Since his arrest nearly three years ago on trespassing charges after invading a nuclear submarine base with six others as part of a symbolic nuclear disarmament action, the Rev. Stephen M. Kelly has been held in a Brunswick, Georgia, county jail.
On Oct. 15, Kelly, a 71-year-old Jesuit priest, considered the leader of the group that came to be known as the Kings Bay Plowshares 7, was sentenced by a U.S. District Court judge to 33 months in jail, three years' probation and restitution fees.
Because Kelly has already served 30 months and under federal law is owed 54 days a year of "good time credit," he could essentially walk out of jail tomorrow.
"Father Kelly, it has been clear to me you are sincere in your beliefs," said Judge Lisa Godbey Wood. "However, I would be remiss to discount the nature of the offense that we're looking at today and the risk to safety that you knowingly undertook."
Kelly described himself in a pre-sentence statement as a "prisoner of conscience for Christ," and one who preaches against "the sin that flourishes in weapons of mass destruction."
He is part of a group of Catholic pacifists who quietly and with little fanfare continue to undertake nonviolent action protesting nuclear weapons, which they say will lead to omnicide, or the destruction of the human race.
The group's members say that they take their cues from Catholic teachings and the Bible, particularly the saying of the Prophet Isaiah: "They shall beat their swords into plowshares, and their spears into pruning hooks: nation shall not lift up sword against nation, neither shall they learn war any more."
Kelly and his collaborators believe their action was intended to prevent nuclear war. The only ordained member of the Kings Bay Plowshares 7, Kelly said he was not concerned with the effectiveness of his protest, but rather with being faithful to his Christian calling.
"I answer to a higher authority in that my faith imperative, as outlined in the tenets of the Catechism, missions me to respond to the needs of the poor, oppressed, disenfranchised, in any locality and without any exclusion to those with felony record," Kelly wrote in his statement to the judge.
He also repeatedly invoked the Nuremberg principles, enacted after World War II, which established international laws to stop crimes against humanity.
Kelly, who is a member of the Jesuits' Western U.S. region, based in Oregon, has spent at least a decade behind bars, including six years in solitary confinement. He has refused to work during his confinement because in so doing he would support what he has called the prison industrial complex.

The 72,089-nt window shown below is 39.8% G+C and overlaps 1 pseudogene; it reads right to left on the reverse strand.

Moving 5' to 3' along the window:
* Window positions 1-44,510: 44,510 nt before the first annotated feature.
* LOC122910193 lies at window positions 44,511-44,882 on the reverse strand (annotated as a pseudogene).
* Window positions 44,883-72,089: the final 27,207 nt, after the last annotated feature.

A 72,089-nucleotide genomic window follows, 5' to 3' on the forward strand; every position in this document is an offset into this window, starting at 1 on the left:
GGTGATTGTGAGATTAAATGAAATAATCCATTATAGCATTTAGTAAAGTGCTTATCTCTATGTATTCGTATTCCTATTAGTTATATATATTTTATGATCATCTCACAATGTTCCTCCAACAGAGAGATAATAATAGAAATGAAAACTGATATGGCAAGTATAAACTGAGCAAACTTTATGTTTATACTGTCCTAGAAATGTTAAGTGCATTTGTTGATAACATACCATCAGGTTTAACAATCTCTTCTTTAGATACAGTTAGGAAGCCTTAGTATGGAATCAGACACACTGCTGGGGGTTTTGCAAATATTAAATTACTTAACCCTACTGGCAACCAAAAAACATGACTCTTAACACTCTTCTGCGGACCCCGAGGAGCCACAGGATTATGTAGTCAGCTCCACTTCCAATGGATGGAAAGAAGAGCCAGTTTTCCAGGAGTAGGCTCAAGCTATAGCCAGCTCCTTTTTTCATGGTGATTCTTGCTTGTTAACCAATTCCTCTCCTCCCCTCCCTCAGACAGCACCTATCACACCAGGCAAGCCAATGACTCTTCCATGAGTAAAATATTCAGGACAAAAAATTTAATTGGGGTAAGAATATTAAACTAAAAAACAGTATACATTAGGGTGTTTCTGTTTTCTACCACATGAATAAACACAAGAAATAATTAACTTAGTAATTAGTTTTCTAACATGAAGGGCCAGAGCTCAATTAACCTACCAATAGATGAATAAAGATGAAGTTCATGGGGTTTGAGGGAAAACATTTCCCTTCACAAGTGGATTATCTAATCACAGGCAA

It remains to be seen whether Kelly will agree to probation or restitution as ordered by the court. He has indicated he will not.
"He's a fearless person," said Patrick O'Neill, one of the Kings Bay Plowshares 7. "He's not burdened by the normal self-constraints of most of us. He's very driven in his effort to save the world from its own hand."
On the night of April 4, 2018, the Kings Bay Plowshares 7 cut a padlock and later a security fence at Kings Bay Naval Base in Georgia, which houses six Trident submarines carrying hundreds of nuclear weapons. The intruders spilled blood on a Navy wall insignia, spray-painted an anti-war slogan on a walkway and banged on a monument to nuclear warfare.
More than an hour into their action they were apprehended and taken to jail. While four of the seven were released on bail, three refused the terms of the bail and remained in jail — none for as long as Kelly.
Last year, all seven were convicted of destruction of property on a naval installation, depredation of government property, trespass and conspiracy.
With the exception of Elizabeth McAlister, who was sentenced in June to time served, none of the other Plowshares activists has been sentenced, largely due to the coronavirus pandemic. Four of the seven have asked to postpone the sentencing because of a surge of COVID-19 sweeping through prisons across the U.S. O'Neill, another member of Plowshares 7, will be sentenced on Friday.
The Rev. Scott Santarosa, the provincial in charge of Jesuits West, said Kelly was commissioned to a peace and justice ministry.
"He's really a wonderful guy," Santarosa said. "I have great personal respect and affection for him."
The two have communicated through postcards during the time Kelly was in jail.
His friend Dennis Apel, a Catholic worker who runs Beatitude House in Guadalupe, California, and who served as a character witness at the sentencing Thursday, said that upon Kelly's release, he expected that the priest would go on an eight-day meditation retreat based on the spiritual practices of Ignatius of Loyola, founder of the Jesuit order.
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